Asbestos is a very dangerous substance that has been associated with various breathing disorders and even lung cancer, so it's no wonder that homeowners might be concerned if they suspect their home has asbestos. While the material can be very dangerous, it's good for homeowners to know about the material, how it becomes dangerous and where it can be found in the home. Note a few things you may not know about asbestos in a home and then talk to an asbestos removal contractor if you still need more information about this material.
1. How people are exposed to asbestos
Asbestos becomes dangerous when the fibres are inhaled, which means that people are exposed to it when something containing asbestos becomes disturbed enough to release those fibres. You may assume this only means pulling down insulation that contains asbestos, but note that fibres can be released through demolition, renovation, certain repair jobs and the like. Anything that may disturb the asbestos so that the material gets shaken and the fibres are released may expose a person to the substance.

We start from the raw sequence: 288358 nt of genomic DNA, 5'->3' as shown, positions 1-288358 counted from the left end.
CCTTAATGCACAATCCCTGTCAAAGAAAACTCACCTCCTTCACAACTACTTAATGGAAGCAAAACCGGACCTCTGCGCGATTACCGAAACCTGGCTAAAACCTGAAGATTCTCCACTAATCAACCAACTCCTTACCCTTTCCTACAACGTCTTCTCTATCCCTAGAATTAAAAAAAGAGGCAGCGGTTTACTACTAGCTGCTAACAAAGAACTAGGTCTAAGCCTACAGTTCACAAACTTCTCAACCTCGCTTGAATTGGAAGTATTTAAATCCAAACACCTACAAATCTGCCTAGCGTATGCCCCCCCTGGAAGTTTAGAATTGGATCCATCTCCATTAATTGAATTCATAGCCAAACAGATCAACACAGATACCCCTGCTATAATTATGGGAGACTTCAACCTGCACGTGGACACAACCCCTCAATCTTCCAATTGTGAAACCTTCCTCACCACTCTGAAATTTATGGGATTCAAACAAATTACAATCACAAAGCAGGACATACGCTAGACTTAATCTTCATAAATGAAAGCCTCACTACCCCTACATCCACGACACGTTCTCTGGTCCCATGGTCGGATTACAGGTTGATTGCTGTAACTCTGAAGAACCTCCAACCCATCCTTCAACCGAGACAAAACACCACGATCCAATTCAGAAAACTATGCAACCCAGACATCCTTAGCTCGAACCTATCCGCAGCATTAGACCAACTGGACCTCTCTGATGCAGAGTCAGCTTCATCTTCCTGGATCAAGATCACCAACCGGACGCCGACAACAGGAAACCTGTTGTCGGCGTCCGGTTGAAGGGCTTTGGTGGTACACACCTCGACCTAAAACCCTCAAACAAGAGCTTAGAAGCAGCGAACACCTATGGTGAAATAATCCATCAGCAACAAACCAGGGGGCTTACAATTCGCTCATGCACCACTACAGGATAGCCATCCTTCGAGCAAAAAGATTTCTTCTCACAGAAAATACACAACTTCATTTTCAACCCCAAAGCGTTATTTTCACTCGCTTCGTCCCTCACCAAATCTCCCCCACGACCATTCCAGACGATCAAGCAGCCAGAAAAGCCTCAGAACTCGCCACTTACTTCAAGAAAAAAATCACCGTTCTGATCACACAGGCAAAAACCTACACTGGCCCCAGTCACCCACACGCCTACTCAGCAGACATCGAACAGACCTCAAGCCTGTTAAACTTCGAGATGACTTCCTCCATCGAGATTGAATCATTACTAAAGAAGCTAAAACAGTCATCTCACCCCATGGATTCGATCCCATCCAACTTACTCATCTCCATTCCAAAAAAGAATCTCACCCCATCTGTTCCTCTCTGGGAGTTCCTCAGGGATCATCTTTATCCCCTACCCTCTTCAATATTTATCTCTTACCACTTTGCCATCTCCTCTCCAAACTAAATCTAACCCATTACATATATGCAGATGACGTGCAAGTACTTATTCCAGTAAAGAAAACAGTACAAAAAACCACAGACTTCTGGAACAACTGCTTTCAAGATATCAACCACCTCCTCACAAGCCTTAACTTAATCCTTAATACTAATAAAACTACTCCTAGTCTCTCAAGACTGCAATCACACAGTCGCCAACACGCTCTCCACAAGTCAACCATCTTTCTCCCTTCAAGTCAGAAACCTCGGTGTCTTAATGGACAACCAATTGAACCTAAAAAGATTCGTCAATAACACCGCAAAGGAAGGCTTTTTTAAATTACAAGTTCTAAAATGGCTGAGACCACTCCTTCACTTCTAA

2. When symptoms of asbestos exposure are noticed
Rarely does a person breathe in asbestos and then immediately show signs of damage to their lungs and breathing passages, but it may take years for conditions to develop and symptoms to show. Additionally, a doctor or healthcare provider may overlook the fact that a person has an asbestos-related disease simply because their exposure was many years back. This is why it's important for homeowners to understand the risks of asbestos exposure so they know to mention this to their doctor if and when they do develop symptoms of related breathing disorders, and they can then get proper treatment.
3. Asbestos use is not necessarily banned in your area
Asbestos is a natural mineral that is used in various products, not just home insulation, and these products are not necessarily banned in every area. For example, asbestos might be found in joint compounds, building materials like roofing tiles, coatings, gaskets, automobile parts, and so on. The use of asbestos for some applications may be banned in your area; using asbestos in home insulation may be restricted if not banned outright since it's often easier to shake insulation loose and inhale its fibres than it is to inhale any part of joint compound or roofing tiles. That being said, it's good for homeowners to know that asbestos is not necessarily banned in their area for certain applications so they can be alert to where it might be found and have materials tested for asbestos if recommended by an asbestos removal company.